Earlier this week, I received a newsletter for authors from one of my former publishing houses. I still earn royalties from them, as they still have rights to some of my books, so they consider me one of their authors, even though I haven’t written for them for years. This newsletter is always amusing to me because it has such a hard spin in favour of traditional publishing – as if no other options exist for authors. This week, it made me laugh out loud.
Then shake my head.
One of the lead articles was on the topic of what editors look for in a first draft. The implication is that these “rough drafts” are the book manuscripts submitted for consideration at the publishing house. The reality is that no rough draft would ever be submitted to any editor at this publishing house. The house requires all submissions to be agented, and no agent would send a rough draft to a Big Six house. Increasingly, over the past decade, editors would not acquire a book for publication that was not already essentially edited and ready to be published – which shifted the editorial responsibility to agents. As the market has grown tougher, even agents are unwilling to take on a book that isn’t a “slam dunk” (there’s a phrase I’ve heard too often this year), which means the business of freelance editors has grown astronomically. Authors are taking on the responsibility for the bulk of editing themselves, at their own expense. I know NYT bestselling authors who use a freelance editor (if not two) before delivering their books to their editor at their publishing house.
So, what’s all this talk about “rough drafts”?
What’s going on here is a war of words and it started a while ago. I had an editor a few years ago who also liked to call my delivered book manuscript “a rough draft”. I took issue with her over this, as I never show anybody my rough drafts, and I certainly don’t deliver them to my editor for publication. Doing so would also put me (and any other author) in violation of the publishing contract, which stipulates that the author will deliver a book manuscript suitable for publication — not a rough draft. This editor told me that I was being too picky and that it was “just semantics”. It is just semantics, but words are our business as writers and should be the business of editors, too.
It’s also not an accidental choice of words. At the same time as the editorial role of the editor diminished, there has been a decided attempt on the part of publishers to highlight the editor’s role in the process of preparing the book for publication. Think about it. When the author delivers a book manuscript to the publishing house, the editor’s role is subsidiary. The editor should make suggestions to strengthen the work , or to make it more of what it already is. In changing the terms used in this process – from “book manuscript” to “rough draft”, for example – there is a deliberate effort to make the editor a key contributor in the process of bringing the book to market. This same editor of mine used to always talk about how we were “partners”, that we were “working together” and often how we needed to adhere to her vision of the story, etc. etc. The underlying idea, of course, is that editors are so crucial to the process that an author couldn’t possibly publish a book without a traditional publishing house and the services it provides.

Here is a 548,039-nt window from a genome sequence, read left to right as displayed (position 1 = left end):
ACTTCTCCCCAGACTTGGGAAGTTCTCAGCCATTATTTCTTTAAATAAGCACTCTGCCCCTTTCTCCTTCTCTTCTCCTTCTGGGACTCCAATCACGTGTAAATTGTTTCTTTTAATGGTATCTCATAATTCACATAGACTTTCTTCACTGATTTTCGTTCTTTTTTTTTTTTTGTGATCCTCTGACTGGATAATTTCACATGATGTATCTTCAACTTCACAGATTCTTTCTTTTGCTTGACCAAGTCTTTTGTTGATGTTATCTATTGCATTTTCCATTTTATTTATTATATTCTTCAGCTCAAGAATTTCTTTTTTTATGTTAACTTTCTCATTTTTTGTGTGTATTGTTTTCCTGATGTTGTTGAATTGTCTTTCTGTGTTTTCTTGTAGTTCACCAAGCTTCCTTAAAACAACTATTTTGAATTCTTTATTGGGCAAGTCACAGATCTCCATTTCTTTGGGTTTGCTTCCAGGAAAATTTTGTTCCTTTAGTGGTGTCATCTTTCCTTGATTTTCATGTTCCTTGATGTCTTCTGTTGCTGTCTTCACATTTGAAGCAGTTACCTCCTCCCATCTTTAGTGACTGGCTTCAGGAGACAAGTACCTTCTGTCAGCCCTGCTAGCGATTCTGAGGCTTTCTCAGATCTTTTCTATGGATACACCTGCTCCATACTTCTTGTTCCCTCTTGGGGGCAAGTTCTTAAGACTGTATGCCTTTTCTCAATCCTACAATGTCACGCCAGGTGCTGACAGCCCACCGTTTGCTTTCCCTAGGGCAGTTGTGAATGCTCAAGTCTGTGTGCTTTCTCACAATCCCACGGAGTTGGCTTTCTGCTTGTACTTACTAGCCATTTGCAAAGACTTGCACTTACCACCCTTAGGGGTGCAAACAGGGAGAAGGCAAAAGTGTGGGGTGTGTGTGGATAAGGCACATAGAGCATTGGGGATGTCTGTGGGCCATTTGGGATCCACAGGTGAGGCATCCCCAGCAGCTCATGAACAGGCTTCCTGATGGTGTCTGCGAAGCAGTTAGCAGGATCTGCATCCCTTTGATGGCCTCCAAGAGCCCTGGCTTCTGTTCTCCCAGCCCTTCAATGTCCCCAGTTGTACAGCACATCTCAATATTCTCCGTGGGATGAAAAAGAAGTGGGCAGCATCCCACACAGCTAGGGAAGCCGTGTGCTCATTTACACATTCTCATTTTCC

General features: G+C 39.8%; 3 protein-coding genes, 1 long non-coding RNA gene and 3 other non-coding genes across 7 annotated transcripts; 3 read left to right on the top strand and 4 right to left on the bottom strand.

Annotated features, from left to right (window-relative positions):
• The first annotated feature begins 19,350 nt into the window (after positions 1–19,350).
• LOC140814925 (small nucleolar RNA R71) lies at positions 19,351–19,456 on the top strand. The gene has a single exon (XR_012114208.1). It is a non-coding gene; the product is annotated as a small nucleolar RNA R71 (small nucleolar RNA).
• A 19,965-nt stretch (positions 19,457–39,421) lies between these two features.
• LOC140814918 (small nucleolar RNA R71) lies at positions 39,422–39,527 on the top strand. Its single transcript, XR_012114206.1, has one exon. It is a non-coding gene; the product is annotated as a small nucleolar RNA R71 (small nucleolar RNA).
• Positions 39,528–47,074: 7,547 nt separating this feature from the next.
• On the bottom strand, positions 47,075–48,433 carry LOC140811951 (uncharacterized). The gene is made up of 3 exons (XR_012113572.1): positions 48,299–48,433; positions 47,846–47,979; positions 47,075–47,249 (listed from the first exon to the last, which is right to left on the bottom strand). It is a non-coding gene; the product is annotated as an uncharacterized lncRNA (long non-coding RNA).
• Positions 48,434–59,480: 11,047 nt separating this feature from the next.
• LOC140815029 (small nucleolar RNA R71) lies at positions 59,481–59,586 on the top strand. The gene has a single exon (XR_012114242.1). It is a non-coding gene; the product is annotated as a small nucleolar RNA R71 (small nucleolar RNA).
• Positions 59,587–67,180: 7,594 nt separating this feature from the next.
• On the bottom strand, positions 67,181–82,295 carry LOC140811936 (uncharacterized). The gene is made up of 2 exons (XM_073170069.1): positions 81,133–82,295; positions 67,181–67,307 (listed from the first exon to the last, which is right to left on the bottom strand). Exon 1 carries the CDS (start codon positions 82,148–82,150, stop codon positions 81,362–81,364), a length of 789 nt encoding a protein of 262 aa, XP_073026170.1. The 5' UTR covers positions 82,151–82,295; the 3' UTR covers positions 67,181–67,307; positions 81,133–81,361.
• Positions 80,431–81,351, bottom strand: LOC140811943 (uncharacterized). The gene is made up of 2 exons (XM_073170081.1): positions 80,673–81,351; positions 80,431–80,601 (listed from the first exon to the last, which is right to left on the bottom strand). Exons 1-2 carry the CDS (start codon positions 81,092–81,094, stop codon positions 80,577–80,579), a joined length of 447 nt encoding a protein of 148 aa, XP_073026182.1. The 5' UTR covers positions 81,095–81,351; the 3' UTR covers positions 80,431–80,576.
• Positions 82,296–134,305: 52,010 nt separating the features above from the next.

Further, editors in recent years have become more concerned with ensuring the marketability of the works they edit, which means ensuring they have hooks in the stories that the sales team likes to present to clients. Publishing is and always has been a risky business – no one knows what will sell until it does – and this is an attempt to diminish risk. If Twilight sold well, then all YA books should be just like Twilight, so they, too, will sell well. (We won’t explore that logic today. You can just shake your head along with me.) Instead of suggesting the inclusion of what they see as key elements, editors insist upon them – as equal partners in the process of developing the book, they see this as their right.
This editorial shift toward editors determining more of each book’s content moves the traditional publishing model closer to work for hire. There’s nothing wrong with work for hire, but it’s a different kind of work. Work for hire means that the publisher comes up with the story idea, retains the copyright on the work, and is totally in charge of all editorial decisions. Traditionally, work for hire was published under a pseudonym owned by the publisher (think of those Hardy Boys mysteries) and the writer’s involvement stopped with the delivery of the book. All marketing was done by the house for the house-owned brand. Traditionally, work for hire paid very well, too. Now, it seems to me that publishers want the editorial control of contracted work as if it was work for hire, even if it isn’t. That means they don’t have to pay work for hire rates, plus the author still needs to do all the marketing and promo. In a way, it’s the best of both worlds – for the publisher.
For the author, not so much. I’ve done work for hire and learned a lot from the experience. But when it’s my book, my idea, my name on the cover, my marketing efforts behind the book and my brand, the editorial content should not be forcibly defined or modified by the publisher. That also means I deliver a finished book manuscript, suitable for publication, not a “rough draft”.